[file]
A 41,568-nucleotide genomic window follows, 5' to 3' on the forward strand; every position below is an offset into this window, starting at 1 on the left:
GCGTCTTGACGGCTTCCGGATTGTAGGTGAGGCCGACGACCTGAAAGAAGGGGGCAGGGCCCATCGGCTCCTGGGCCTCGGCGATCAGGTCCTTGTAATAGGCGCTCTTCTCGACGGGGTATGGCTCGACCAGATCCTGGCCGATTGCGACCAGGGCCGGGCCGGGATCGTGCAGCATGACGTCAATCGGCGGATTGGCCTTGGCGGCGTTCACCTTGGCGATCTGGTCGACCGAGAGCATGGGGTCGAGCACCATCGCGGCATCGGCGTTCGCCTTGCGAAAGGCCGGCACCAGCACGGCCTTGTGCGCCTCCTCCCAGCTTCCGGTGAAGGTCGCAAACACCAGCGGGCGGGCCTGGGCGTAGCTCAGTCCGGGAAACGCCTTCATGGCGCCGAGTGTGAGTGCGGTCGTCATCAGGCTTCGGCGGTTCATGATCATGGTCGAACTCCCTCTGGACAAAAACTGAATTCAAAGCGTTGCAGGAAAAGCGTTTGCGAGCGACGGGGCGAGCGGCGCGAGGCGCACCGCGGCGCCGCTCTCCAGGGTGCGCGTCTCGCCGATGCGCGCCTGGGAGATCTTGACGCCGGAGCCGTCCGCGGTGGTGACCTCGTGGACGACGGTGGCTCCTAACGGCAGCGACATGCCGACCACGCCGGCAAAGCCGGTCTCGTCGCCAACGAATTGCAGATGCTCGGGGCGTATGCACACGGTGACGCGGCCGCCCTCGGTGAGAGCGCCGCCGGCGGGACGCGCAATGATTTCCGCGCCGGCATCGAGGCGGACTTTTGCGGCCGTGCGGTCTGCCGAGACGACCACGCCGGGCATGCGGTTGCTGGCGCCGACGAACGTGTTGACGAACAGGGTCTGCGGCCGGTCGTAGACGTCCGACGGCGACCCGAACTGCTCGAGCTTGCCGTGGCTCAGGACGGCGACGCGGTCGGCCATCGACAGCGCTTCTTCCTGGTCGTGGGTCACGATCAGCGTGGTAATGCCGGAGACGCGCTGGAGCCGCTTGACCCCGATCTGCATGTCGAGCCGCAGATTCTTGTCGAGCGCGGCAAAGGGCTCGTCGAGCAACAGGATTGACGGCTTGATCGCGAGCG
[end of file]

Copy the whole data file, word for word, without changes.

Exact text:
A 41,568-nucleotide genomic window follows, 5' to 3' on the forward strand; every position below is an offset into this window, starting at 1 on the left:
GCGTCTTGACGGCTTCCGGATTGTAGGTGAGGCCGACGACCTGAAAGAAGGGGGCAGGGCCCATCGGCTCCTGGGCCTCGGCGATCAGGTCCTTGTAATAGGCGCTCTTCTCGACGGGGTATGGCTCGACCAGATCCTGGCCGATTGCGACCAGGGCCGGGCCGGGATCGTGCAGCATGACGTCAATCGGCGGATTGGCCTTGGCGGCGTTCACCTTGGCGATCTGGTCGACCGAGAGCATGGGGTCGAGCACCATCGCGGCATCGGCGTTCGCCTTGCGAAAGGCCGGCACCAGCACGGCCTTGTGCGCCTCCTCCCAGCTTCCGGTGAAGGTCGCAAACACCAGCGGGCGGGCCTGGGCGTAGCTCAGTCCGGGAAACGCCTTCATGGCGCCGAGTGTGAGTGCGGTCGTCATCAGGCTTCGGCGGTTCATGATCATGGTCGAACTCCCTCTGGACAAAAACTGAATTCAAAGCGTTGCAGGAAAAGCGTTTGCGAGCGACGGGGCGAGCGGCGCGAGGCGCACCGCGGCGCCGCTCTCCAGGGTGCGCGTCTCGCCGATGCGCGCCTGGGAGATCTTGACGCCGGAGCCGTCCGCGGTGGTGACCTCGTGGACGACGGTGGCTCCTAACGGCAGCGACATGCCGACCACGCCGGCAAAGCCGGTCTCGTCGCCAACGAATTGCAGATGCTCGGGGCGTATGCACACGGTGACGCGGCCGCCCTCGGTGAGAGCGCCGCCGGCGGGACGCGCAATGATTTCCGCGCCGGCATCGAGGCGGACTTTTGCGGCCGTGCGGTCTGCCGAGACGACCACGCCGGGCATGCGGTTGCTGGCGCCGACGAACGTGTTGACGAACAGGGTCTGCGGCCGGTCGTAGACGTCCGACGGCGACCCGAACTGCTCGAGCTTGCCGTGGCTCAGGACGGCGACGCGGTCGGCCATCGACAGCGCTTCTTCCTGGTCGTGGGTCACGATCAGCGTGGTAATGCCGGAGACGCGCTGGAGCCGCTTGACCCCGATCTGCATGTCGAGCCGCAGATTCTTGTCGAGCGCGGCAAAGGGCTCGTCGAGCAACAGGATTGACGGCTTGATCGCGAGCG